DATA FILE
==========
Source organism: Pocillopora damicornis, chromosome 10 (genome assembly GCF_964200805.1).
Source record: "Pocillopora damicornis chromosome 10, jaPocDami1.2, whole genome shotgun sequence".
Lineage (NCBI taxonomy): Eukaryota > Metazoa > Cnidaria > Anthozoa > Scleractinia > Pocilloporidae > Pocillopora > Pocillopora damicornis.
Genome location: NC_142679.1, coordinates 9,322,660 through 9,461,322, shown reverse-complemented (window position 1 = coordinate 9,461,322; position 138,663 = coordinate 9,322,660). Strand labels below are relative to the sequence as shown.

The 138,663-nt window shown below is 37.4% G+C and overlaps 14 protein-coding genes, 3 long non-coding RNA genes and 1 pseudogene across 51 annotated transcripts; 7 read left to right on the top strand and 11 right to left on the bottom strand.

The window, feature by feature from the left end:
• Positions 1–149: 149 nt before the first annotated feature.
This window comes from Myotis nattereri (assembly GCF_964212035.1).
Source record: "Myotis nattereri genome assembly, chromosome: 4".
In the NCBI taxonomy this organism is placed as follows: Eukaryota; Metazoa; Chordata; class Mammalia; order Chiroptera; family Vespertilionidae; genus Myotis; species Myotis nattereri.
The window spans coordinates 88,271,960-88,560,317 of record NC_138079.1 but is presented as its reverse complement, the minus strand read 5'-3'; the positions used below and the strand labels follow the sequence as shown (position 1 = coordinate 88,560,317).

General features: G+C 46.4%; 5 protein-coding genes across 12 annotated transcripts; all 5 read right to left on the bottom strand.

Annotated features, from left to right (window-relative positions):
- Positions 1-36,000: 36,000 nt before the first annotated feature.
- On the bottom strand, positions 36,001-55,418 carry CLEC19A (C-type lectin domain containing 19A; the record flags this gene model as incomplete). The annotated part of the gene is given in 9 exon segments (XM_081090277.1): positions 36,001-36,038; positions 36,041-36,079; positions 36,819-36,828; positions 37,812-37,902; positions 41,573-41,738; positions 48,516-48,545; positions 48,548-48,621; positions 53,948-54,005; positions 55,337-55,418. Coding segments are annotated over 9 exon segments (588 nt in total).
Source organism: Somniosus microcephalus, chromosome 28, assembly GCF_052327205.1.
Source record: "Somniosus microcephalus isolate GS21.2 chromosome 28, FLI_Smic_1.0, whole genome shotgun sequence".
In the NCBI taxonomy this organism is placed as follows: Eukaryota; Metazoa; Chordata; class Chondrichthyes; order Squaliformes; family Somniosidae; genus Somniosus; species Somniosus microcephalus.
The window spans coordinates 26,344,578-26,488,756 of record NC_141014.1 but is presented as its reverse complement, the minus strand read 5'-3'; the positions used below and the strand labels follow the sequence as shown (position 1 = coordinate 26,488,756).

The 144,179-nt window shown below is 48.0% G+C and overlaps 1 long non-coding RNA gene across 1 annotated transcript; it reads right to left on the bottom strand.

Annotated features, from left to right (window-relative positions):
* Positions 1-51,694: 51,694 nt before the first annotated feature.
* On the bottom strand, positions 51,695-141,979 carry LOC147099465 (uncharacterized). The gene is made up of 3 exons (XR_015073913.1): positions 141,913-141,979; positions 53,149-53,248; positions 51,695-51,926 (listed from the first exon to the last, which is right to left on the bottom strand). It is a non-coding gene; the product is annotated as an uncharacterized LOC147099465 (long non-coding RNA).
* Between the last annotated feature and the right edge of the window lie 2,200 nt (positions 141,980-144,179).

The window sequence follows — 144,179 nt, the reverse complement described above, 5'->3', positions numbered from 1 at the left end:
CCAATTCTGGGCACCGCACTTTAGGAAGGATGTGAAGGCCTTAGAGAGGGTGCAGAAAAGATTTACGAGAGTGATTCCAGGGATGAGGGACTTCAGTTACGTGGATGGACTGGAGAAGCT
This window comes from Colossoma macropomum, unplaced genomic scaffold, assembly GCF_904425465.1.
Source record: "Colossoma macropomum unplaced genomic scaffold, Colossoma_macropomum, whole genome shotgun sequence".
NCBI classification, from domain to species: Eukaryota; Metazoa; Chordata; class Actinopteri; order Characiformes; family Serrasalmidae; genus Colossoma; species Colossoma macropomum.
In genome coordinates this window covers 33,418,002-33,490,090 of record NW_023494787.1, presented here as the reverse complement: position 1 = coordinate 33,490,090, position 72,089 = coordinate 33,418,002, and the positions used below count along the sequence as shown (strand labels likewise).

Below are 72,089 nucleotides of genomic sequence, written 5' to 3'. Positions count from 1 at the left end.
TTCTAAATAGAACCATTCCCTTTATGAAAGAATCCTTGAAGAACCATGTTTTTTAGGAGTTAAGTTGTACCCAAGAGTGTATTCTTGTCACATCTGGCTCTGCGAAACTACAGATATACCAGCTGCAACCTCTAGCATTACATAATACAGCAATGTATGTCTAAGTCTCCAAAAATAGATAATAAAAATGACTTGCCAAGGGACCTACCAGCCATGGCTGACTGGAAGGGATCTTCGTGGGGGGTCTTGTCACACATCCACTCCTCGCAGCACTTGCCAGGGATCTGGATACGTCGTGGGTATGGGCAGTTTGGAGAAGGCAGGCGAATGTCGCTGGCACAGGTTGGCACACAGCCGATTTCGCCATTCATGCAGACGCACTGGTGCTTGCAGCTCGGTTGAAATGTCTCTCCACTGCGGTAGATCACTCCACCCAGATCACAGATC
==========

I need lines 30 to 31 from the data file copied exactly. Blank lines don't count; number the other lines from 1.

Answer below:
In genome coordinates this window covers 33,418,002-33,490,090 of record NW_023494787.1, presented here as the reverse complement: position 1 = coordinate 33,490,090, position 72,089 = coordinate 33,418,002, and the positions used below count along the sequence as shown (strand labels likewise).

Below are 72,089 nucleotides of genomic sequence, written 5' to 3'. Positions count from 1 at the left end.